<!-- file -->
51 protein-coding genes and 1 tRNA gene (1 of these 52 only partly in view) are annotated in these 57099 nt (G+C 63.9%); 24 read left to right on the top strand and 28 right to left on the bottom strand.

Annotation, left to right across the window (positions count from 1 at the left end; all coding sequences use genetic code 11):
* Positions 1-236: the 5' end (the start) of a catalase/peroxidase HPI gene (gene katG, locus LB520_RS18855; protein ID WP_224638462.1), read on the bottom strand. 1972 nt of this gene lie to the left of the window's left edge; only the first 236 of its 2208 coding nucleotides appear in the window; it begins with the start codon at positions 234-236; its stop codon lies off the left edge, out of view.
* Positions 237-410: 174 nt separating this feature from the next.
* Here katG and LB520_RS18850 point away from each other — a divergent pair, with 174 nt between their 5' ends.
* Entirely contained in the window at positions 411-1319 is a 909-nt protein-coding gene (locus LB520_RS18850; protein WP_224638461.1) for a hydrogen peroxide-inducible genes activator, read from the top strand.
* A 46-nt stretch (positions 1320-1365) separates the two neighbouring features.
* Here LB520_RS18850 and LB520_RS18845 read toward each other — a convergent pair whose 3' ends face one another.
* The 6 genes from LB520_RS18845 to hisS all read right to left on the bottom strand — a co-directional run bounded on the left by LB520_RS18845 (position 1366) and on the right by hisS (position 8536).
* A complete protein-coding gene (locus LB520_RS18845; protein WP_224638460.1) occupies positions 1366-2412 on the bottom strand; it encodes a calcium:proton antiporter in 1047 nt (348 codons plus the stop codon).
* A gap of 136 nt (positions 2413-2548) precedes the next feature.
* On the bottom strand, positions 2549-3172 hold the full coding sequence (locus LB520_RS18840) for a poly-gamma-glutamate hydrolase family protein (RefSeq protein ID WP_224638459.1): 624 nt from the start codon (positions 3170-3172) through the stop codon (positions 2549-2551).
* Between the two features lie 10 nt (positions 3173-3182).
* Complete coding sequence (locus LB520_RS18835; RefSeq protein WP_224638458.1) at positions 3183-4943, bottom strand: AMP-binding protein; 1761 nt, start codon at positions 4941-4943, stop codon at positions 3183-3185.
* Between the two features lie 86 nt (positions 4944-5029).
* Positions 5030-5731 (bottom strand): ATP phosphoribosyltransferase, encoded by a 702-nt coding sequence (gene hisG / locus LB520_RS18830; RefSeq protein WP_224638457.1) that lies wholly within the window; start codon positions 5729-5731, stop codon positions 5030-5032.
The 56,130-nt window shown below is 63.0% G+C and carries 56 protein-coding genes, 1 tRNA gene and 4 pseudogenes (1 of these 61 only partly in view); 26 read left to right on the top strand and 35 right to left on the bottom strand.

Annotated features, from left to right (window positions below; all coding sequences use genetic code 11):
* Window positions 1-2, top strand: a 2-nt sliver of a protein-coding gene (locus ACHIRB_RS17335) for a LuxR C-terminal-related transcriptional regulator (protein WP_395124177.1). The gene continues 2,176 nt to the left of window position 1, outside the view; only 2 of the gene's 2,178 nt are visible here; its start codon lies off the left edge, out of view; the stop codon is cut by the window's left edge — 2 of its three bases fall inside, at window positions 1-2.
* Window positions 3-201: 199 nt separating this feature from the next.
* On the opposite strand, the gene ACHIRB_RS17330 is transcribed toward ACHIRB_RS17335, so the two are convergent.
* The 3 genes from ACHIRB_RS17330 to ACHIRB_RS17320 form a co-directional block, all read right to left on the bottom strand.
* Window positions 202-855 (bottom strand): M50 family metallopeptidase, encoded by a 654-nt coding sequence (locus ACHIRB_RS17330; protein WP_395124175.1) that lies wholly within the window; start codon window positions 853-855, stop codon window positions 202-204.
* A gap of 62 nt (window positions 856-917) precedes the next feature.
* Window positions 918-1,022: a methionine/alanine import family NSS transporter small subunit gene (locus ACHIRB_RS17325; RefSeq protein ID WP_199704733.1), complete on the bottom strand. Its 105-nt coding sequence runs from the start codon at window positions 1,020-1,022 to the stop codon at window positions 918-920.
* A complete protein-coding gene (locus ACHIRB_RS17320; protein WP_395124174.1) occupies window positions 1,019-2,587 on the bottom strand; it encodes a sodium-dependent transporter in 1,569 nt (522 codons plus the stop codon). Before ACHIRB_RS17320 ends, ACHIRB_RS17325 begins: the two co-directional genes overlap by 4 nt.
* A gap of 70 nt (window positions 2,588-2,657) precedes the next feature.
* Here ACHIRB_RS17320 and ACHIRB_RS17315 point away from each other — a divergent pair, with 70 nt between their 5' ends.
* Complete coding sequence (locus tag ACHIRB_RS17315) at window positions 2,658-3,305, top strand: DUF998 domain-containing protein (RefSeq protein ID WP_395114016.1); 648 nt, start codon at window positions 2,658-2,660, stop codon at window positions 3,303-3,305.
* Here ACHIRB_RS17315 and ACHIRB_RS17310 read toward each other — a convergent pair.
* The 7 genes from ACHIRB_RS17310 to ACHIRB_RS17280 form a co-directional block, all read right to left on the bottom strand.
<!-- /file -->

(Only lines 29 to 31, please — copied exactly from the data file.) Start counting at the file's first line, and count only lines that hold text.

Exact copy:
* Complete coding sequence (locus tag ACHIRB_RS17315) at window positions 2,658-3,305, top strand: DUF998 domain-containing protein (RefSeq protein ID WP_395114016.1); 648 nt, start codon at window positions 2,658-2,660, stop codon at window positions 3,303-3,305.
* Here ACHIRB_RS17315 and ACHIRB_RS17310 read toward each other — a convergent pair.
* The 7 genes from ACHIRB_RS17310 to ACHIRB_RS17280 form a co-directional block, all read right to left on the bottom strand.